Essays on pricing and portfolio choice in incomplete markets
MetadataShow full item record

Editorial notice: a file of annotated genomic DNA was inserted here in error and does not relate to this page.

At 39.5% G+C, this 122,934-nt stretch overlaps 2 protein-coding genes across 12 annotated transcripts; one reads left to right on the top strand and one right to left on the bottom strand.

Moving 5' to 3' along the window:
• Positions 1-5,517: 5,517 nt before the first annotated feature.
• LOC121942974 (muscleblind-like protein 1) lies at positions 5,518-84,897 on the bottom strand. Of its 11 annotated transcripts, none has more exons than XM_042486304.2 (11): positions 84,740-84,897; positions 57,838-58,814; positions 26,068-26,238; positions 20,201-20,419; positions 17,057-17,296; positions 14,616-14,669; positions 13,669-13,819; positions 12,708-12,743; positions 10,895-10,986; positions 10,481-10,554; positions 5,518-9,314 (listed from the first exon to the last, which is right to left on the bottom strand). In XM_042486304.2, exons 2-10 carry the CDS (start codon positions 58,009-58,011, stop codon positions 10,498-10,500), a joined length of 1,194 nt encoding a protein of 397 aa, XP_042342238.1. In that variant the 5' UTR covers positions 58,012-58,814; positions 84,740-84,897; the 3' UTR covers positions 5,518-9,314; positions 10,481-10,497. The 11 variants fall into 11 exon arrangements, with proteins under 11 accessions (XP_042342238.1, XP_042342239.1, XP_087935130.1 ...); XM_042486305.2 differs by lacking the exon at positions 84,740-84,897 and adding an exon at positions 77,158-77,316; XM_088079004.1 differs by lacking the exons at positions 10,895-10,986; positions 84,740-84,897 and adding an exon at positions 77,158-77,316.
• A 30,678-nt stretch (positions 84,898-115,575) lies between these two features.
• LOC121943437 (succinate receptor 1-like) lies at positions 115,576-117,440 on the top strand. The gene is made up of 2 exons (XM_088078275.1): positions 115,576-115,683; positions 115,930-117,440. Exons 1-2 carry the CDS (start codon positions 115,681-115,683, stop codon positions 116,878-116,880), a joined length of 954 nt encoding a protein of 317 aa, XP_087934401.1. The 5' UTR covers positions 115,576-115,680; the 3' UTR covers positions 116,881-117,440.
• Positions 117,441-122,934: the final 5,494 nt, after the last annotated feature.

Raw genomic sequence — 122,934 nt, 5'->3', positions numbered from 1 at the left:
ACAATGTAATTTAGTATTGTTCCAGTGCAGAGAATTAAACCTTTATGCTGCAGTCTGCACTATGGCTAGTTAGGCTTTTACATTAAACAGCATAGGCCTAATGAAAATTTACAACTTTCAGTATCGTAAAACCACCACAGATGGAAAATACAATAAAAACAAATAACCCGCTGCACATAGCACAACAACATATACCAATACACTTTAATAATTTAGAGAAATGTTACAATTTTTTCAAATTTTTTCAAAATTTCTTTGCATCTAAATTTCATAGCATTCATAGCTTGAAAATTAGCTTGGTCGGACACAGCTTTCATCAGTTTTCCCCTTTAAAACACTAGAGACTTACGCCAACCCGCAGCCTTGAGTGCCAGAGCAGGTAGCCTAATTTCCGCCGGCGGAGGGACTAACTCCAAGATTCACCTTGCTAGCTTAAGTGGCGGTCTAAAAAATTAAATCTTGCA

This dissertation is a contribution to the pricing and portfolio choice theory in incomplete markets. It consists of three self-contained but interlinked essays. In the first essay, we present a utility-based methodology for the valuation and the risk management of mortgage-backed securities subject to totally unpredictable prepayment risk. Incompleteness stems from its embedded pre-payment option which affects the security's cash flow pattern. The prepayment time is constructed via deterministic or stochastic hazard rate. The relevant indifference price consists of a linear term, corresponding to the remaining outstanding balance, and a nonlinear one that incorporates the investor's risk aversion and the interest payments generated by the mortgage contract. The indifference valuation approach is also extended to the case of homogeneous mortgage pools. In the second essay, using forward optimality criteria, we analyze a portfolio choice problem when the local risk tolerance is time-dependent and asymptotically linear in wealth. This class corresponds to a dynamic extension of the traditional (static) risk tolerances associated with the power, logarithmic and exponential utilities. We provide explicit solutions for the optimal investment strategies and wealth processes in an incomplete non-Markovian market with asset prices modelled as Ito processes. The methodology allows for measuring the investment performance in terms of a benchmark and alter-native market views. In the last essay, we extend the forward investment performance approach to study the optimal portfolio choice problem in an incomplete market driven by jump processes. The asset price is modelled by a one-dimensional Lévy-Itô process. We prove the existence of a forward performance process by restricting the local risk tolerance functions to be time-independent and linear in wealth. This yields only three types of performance measurement criteria, namely, exponential, power and logarithmic. The optimal portfolios are constructed via stochastic feedback controls under these criteria.